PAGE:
A Pilot Study of the Experience of Physical Activity among Thai Women in Oregon

Sunday, November 1, 2009

Yupawan Thongtanunam, RN, MNS
School of Nursing, Oregon Health & Science University, Portland, OR

Learning Objective 1: understand how Thai working woman as an immigrant in Oregon defined physical activity and what their benefits of and barriers to be physically active are.

Learning Objective 2: explore the effectiveness of using MI to improve perceived self-efficacy, benefits and barriers, and social support for exercise among Thai working women in Oregon.

Purposes/Aims were to explore experiences of physical activity (PA) among Thai working women and effects of Motivational Interviewing (MI) in increasing their perceived benefits and barriers, self-efficacy, and social support for being physically active.

Cardiovascular disease (CVD) is the major cause of death in women. It is increasing as life expectancy continues to increase and economies become more industrialized. Even support for the potential benefits of PA in prevention of CVD is increasingly clear, some women still report low PA. Middle-age-Thai-working-women face the shifting roles of women as well as bio-psycho-socio-cultural changes, including living in a different culture and environment as an immigrant. Understanding their experience of PA helps health care providers to create successful programs to increase women’s PA, and reduce their risk of CVD. MI as a proven method to increase health behavior has been used to understand and increase women’s physical activity.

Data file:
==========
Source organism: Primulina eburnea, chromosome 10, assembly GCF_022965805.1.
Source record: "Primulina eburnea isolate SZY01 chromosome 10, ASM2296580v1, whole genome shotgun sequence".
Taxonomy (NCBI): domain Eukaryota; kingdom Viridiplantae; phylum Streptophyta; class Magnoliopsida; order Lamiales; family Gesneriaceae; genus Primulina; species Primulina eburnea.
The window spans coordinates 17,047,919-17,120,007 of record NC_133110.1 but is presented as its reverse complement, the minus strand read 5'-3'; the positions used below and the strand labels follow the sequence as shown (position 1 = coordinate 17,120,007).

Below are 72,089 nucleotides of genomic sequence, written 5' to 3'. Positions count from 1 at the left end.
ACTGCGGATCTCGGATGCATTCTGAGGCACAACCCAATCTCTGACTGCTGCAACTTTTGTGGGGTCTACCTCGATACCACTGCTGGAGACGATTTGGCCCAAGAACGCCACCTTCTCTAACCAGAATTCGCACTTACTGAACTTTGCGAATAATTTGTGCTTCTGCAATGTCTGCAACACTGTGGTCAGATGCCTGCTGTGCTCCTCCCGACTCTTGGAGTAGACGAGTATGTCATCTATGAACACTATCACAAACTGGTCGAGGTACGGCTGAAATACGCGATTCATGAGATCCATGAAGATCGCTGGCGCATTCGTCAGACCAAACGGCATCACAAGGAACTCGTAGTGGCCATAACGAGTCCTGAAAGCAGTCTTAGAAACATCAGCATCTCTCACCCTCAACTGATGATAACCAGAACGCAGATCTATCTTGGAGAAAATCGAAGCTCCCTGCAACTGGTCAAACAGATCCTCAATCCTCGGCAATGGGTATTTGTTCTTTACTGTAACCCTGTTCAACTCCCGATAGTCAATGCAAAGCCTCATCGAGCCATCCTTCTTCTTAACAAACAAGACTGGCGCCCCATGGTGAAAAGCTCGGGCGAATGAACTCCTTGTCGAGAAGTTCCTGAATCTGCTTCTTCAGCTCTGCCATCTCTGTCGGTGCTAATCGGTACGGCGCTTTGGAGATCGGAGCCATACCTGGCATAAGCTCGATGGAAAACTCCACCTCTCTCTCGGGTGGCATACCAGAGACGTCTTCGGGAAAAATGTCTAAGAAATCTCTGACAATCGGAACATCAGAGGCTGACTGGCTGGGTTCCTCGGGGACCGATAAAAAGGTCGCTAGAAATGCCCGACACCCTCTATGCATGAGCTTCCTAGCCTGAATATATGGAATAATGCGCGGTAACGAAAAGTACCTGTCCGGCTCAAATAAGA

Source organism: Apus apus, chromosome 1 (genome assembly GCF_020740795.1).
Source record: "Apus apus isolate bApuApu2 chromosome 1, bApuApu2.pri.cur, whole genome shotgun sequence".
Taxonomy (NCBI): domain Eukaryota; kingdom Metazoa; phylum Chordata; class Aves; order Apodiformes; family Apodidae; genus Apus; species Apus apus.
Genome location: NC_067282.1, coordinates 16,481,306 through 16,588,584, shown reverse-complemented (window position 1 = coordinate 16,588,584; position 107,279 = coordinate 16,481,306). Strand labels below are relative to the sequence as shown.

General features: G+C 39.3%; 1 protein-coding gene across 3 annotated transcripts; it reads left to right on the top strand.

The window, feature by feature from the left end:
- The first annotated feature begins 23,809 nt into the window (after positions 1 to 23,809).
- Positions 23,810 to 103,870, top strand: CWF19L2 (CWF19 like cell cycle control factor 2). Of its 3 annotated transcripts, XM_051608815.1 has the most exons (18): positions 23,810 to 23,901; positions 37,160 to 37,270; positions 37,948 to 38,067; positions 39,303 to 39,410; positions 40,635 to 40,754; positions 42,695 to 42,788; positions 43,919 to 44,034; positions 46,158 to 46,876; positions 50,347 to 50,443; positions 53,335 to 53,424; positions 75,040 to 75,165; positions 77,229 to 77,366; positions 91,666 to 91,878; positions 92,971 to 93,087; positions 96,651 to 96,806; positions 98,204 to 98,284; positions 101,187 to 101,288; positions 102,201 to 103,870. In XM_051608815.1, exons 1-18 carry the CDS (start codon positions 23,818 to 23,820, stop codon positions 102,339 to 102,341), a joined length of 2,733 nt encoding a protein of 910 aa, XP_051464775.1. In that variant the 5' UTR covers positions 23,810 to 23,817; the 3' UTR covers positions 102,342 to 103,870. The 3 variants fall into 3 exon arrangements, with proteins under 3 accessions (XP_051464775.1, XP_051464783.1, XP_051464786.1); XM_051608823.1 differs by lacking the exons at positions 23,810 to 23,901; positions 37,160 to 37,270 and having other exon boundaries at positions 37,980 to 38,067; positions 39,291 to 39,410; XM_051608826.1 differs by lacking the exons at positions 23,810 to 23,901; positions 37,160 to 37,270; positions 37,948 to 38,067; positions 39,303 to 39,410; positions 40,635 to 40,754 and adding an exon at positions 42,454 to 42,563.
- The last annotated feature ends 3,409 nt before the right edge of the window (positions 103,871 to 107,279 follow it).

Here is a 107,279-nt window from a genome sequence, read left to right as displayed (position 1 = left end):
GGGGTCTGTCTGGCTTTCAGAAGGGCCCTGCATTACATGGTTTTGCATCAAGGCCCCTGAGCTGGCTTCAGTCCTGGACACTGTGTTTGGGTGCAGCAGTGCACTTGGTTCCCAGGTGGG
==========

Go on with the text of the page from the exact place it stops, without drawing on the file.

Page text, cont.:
Methods An exploratory, pre-post design was used. Thirteen-physically-inactive women aged 48 – 62 were participated. Three-session-MI was used to encourage increasing their PA. Pair t-tests were used to examine the changes in perceived benefits and barriers, self-efficacy, and social support before and after receiving MI. The Thematic analysis was also used to analyze the qualitative data from the interviews.

Results PA was defined as participating in exercise classes, recreational activities, walking, working, sporting, and walking meditation. Their perceived barriers were no time, no friends, no motivation, not their first priority, no clue to start exercise, job characteristics, financial problems, shy to wear sport suits, and weather. Women reported higher scores of perceived benefits and barriers, perceived social support, and perceived self-efficacy after MI intervention, but only self-efficacy showed a statistically significant difference between pre-and post-intervention.

Implications Health care providers can use MI to understand and promote PA among middle-age women through increasing their self-efficacy.